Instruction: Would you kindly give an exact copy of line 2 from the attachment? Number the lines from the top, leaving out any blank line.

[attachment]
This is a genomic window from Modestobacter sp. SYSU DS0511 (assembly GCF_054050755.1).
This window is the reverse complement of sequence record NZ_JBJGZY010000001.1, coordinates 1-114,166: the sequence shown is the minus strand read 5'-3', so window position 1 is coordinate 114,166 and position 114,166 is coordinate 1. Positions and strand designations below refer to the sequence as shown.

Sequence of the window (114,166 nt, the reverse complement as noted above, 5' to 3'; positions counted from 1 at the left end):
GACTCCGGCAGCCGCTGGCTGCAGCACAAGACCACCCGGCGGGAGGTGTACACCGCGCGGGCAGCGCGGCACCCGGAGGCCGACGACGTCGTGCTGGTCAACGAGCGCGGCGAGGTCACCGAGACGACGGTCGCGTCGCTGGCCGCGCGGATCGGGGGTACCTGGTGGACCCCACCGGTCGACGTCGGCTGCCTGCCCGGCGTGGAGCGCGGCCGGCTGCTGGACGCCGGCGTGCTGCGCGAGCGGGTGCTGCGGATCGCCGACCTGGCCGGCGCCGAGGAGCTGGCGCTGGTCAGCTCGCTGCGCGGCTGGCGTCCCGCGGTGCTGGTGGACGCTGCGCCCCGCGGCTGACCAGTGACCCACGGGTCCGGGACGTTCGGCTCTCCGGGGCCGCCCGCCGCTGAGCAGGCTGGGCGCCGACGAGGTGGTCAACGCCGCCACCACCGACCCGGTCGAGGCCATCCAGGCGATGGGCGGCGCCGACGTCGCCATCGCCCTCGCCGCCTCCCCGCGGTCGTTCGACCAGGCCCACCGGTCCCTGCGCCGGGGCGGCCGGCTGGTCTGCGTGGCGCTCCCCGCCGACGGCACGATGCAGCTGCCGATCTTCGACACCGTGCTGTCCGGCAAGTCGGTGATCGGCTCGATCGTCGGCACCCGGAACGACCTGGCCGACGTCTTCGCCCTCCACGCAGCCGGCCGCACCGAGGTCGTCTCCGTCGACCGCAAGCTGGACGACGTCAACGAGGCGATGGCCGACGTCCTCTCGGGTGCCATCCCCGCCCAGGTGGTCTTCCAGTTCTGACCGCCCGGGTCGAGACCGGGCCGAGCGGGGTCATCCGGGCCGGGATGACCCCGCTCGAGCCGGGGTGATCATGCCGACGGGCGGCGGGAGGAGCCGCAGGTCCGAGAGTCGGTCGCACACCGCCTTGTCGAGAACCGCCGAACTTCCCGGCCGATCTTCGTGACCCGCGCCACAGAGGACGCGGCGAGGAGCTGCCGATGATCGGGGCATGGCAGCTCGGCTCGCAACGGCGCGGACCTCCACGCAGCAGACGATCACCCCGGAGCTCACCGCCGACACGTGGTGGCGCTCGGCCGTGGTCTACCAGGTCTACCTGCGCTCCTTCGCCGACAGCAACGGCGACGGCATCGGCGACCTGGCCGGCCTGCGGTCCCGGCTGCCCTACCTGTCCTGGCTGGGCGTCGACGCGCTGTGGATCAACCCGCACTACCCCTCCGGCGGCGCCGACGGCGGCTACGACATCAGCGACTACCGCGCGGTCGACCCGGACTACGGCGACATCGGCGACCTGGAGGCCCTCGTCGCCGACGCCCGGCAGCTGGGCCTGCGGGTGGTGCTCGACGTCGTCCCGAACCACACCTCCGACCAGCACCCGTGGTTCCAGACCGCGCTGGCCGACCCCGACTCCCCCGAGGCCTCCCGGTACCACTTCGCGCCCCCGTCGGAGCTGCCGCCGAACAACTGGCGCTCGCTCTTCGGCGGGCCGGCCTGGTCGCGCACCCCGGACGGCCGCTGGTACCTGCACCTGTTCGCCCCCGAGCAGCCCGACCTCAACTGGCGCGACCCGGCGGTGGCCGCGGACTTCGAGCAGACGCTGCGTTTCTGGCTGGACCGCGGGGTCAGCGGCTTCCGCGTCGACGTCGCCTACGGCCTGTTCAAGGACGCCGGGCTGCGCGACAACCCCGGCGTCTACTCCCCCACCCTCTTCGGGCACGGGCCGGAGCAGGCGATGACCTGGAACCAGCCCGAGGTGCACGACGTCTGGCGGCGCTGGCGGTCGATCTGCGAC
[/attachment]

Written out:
This window is the reverse complement of sequence record NZ_JBJGZY010000001.1, coordinates 1-114,166: the sequence shown is the minus strand read 5'-3', so window position 1 is coordinate 114,166 and position 114,166 is coordinate 1. Positions and strand designations below refer to the sequence as shown.